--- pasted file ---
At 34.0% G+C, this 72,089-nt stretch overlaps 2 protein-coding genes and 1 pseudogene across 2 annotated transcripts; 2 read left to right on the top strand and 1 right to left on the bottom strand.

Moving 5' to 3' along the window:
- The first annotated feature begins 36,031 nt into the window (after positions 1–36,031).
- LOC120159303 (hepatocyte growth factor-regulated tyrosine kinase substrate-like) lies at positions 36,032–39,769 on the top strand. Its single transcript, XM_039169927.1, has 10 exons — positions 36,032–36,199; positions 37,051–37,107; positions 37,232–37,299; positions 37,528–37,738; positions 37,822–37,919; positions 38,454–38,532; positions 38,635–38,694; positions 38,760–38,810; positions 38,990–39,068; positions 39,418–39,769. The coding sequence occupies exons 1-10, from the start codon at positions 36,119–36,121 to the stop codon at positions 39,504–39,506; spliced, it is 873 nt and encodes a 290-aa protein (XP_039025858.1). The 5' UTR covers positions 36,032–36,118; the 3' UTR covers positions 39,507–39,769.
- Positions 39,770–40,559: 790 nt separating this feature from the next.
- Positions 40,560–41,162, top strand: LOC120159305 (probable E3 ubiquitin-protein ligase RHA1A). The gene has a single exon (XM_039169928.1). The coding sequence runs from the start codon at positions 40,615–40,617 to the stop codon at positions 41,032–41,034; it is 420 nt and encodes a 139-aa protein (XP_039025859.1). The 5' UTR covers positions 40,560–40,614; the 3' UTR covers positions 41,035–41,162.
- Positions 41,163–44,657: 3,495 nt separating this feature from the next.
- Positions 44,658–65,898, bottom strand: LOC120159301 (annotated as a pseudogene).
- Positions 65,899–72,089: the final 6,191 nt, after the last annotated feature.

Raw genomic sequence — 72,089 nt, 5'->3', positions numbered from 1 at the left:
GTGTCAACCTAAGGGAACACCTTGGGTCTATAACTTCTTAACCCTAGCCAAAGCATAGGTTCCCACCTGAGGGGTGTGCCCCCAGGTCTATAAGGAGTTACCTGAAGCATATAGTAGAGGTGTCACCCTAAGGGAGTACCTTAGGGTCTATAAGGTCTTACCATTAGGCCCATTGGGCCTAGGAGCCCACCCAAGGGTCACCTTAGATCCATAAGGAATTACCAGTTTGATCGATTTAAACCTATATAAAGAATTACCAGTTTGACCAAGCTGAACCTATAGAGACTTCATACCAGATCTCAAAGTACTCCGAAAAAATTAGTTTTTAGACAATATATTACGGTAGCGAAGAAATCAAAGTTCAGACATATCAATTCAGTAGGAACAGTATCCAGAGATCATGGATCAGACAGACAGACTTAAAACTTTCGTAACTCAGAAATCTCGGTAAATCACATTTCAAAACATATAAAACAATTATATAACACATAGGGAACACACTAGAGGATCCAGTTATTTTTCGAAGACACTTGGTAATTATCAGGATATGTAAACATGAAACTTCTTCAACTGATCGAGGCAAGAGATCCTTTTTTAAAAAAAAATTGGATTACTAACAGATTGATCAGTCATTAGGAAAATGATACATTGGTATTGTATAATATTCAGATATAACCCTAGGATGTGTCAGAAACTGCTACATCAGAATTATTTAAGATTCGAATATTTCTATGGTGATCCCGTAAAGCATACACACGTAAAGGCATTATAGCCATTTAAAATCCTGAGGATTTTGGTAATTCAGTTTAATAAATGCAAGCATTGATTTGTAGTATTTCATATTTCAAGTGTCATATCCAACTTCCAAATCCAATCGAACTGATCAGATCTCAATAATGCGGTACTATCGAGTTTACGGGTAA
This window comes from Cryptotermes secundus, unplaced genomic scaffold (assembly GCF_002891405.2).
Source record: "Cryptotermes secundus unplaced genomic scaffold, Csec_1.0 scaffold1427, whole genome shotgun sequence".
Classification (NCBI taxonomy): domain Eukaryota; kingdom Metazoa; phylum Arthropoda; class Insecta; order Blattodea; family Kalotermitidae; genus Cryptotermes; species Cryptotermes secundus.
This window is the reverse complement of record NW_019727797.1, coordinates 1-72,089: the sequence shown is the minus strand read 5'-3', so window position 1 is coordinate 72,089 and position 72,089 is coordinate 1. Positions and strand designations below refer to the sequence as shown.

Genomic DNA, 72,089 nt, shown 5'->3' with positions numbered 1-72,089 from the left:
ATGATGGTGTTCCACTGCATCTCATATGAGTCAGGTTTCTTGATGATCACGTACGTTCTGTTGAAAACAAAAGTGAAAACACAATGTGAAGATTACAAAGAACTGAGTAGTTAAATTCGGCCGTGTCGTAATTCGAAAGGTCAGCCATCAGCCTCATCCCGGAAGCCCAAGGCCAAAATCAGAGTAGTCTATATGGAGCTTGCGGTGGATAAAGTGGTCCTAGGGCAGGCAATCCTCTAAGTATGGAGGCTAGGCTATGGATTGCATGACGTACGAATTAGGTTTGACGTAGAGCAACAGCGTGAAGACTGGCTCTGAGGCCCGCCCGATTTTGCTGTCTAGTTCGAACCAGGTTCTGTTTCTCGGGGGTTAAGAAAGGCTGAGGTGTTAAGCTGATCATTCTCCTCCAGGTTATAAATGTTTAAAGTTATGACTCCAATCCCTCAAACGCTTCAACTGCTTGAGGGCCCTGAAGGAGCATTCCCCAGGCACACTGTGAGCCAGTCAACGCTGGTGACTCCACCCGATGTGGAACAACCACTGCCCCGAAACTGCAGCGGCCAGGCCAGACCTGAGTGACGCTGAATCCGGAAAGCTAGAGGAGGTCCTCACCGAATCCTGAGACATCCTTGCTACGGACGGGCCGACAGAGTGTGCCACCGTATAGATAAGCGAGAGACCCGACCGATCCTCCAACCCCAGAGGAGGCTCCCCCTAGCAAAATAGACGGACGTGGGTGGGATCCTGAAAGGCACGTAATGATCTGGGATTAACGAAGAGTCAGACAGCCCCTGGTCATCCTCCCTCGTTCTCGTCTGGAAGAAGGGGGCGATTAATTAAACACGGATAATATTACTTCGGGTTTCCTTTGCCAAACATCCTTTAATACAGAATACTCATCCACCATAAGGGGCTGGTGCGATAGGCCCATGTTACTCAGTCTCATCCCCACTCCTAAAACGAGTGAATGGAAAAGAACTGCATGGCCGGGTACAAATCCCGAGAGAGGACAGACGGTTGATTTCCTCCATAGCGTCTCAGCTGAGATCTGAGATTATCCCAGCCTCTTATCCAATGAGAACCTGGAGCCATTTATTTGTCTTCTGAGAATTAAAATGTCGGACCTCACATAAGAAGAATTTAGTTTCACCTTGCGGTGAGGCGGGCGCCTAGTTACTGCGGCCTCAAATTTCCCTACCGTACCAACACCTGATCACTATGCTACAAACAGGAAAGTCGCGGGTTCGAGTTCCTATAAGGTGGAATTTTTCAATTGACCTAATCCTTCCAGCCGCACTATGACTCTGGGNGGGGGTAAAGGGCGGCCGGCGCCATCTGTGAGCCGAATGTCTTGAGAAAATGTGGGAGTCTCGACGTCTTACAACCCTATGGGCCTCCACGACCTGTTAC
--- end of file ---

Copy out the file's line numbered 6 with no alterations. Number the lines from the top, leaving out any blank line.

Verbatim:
- Positions 40,560–41,162, top strand: LOC120159305 (probable E3 ubiquitin-protein ligase RHA1A). The gene has a single exon (XM_039169928.1). The coding sequence runs from the start codon at positions 40,615–40,617 to the stop codon at positions 41,032–41,034; it is 420 nt and encodes a 139-aa protein (XP_039025859.1). The 5' UTR covers positions 40,560–40,614; the 3' UTR covers positions 41,035–41,162.